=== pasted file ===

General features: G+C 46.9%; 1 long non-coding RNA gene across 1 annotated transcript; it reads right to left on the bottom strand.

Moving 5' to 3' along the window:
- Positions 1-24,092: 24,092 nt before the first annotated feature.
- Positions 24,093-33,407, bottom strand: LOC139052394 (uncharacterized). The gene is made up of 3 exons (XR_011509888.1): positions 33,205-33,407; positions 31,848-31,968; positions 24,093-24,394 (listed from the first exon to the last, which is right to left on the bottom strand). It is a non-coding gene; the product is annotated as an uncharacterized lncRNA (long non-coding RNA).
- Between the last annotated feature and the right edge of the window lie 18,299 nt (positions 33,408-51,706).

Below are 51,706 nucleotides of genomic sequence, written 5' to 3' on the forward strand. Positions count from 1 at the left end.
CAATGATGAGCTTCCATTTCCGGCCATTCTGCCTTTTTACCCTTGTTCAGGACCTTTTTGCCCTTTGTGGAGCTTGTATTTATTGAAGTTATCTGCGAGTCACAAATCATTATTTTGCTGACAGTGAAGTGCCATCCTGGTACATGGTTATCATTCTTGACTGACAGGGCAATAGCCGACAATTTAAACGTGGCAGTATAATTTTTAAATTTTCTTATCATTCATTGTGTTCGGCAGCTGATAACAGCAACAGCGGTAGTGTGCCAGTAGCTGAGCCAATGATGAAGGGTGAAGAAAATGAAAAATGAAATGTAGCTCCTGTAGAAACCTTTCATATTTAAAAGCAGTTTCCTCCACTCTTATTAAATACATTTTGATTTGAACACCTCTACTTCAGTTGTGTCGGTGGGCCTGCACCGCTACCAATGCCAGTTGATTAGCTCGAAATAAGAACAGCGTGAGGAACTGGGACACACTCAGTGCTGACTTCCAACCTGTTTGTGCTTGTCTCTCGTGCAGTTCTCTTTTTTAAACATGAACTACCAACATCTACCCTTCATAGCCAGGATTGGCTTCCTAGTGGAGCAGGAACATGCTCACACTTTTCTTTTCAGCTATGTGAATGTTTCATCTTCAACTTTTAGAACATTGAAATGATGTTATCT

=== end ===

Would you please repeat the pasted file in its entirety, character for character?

General features: G+C 46.9%; 1 long non-coding RNA gene across 1 annotated transcript; it reads right to left on the bottom strand.

Moving 5' to 3' along the window:
- Positions 1-24,092: 24,092 nt before the first annotated feature.
- Positions 24,093-33,407, bottom strand: LOC139052394 (uncharacterized). The gene is made up of 3 exons (XR_011509888.1): positions 33,205-33,407; positions 31,848-31,968; positions 24,093-24,394 (listed from the first exon to the last, which is right to left on the bottom strand). It is a non-coding gene; the product is annotated as an uncharacterized lncRNA (long non-coding RNA).
- Between the last annotated feature and the right edge of the window lie 18,299 nt (positions 33,408-51,706).

Below are 51,706 nucleotides of genomic sequence, written 5' to 3' on the forward strand. Positions count from 1 at the left end.
CAATGATGAGCTTCCATTTCCGGCCATTCTGCCTTTTTACCCTTGTTCAGGACCTTTTTGCCCTTTGTGGAGCTTGTATTTATTGAAGTTATCTGCGAGTCACAAATCATTATTTTGCTGACAGTGAAGTGCCATCCTGGTACATGGTTATCATTCTTGACTGACAGGGCAATAGCCGACAATTTAAACGTGGCAGTATAATTTTTAAATTTTCTTATCATTCATTGTGTTCGGCAGCTGATAACAGCAACAGCGGTAGTGTGCCAGTAGCTGAGCCAATGATGAAGGGTGAAGAAAATGAAAAATGAAATGTAGCTCCTGTAGAAACCTTTCATATTTAAAAGCAGTTTCCTCCACTCTTATTAAATACATTTTGATTTGAACACCTCTACTTCAGTTGTGTCGGTGGGCCTGCACCGCTACCAATGCCAGTTGATTAGCTCGAAATAAGAACAGCGTGAGGAACTGGGACACACTCAGTGCTGACTTCCAACCTGTTTGTGCTTGTCTCTCGTGCAGTTCTCTTTTTTAAACATGAACTACCAACATCTACCCTTCATAGCCAGGATTGGCTTCCTAGTGGAGCAGGAACATGCTCACACTTTTCTTTTCAGCTATGTGAATGTTTCATCTTCAACTTTTAGAACATTGAAATGATGTTATCT